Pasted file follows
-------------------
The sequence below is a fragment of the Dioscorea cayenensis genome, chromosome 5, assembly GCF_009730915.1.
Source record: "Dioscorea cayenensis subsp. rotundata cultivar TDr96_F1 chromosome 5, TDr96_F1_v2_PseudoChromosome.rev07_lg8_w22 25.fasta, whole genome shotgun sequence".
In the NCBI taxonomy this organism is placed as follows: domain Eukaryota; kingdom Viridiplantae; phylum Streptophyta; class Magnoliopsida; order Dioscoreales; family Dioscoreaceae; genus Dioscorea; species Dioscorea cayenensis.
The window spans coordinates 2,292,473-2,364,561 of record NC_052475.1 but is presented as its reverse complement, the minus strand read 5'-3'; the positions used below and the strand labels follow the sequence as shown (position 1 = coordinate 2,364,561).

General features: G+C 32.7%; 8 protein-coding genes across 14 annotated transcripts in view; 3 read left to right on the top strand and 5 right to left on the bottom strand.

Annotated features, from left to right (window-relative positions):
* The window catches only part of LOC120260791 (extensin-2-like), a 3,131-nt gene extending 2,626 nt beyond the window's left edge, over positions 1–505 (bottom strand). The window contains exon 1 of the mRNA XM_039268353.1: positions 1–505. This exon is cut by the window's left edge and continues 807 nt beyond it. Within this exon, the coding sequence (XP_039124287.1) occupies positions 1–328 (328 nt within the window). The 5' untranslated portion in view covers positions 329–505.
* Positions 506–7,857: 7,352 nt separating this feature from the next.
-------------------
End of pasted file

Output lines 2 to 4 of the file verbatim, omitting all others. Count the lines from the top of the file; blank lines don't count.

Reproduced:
Source record: "Dioscorea cayenensis subsp. rotundata cultivar TDr96_F1 chromosome 5, TDr96_F1_v2_PseudoChromosome.rev07_lg8_w22 25.fasta, whole genome shotgun sequence".
In the NCBI taxonomy this organism is placed as follows: domain Eukaryota; kingdom Viridiplantae; phylum Streptophyta; class Magnoliopsida; order Dioscoreales; family Dioscoreaceae; genus Dioscorea; species Dioscorea cayenensis.
The window spans coordinates 2,292,473-2,364,561 of record NC_052475.1 but is presented as its reverse complement, the minus strand read 5'-3'; the positions used below and the strand labels follow the sequence as shown (position 1 = coordinate 2,364,561).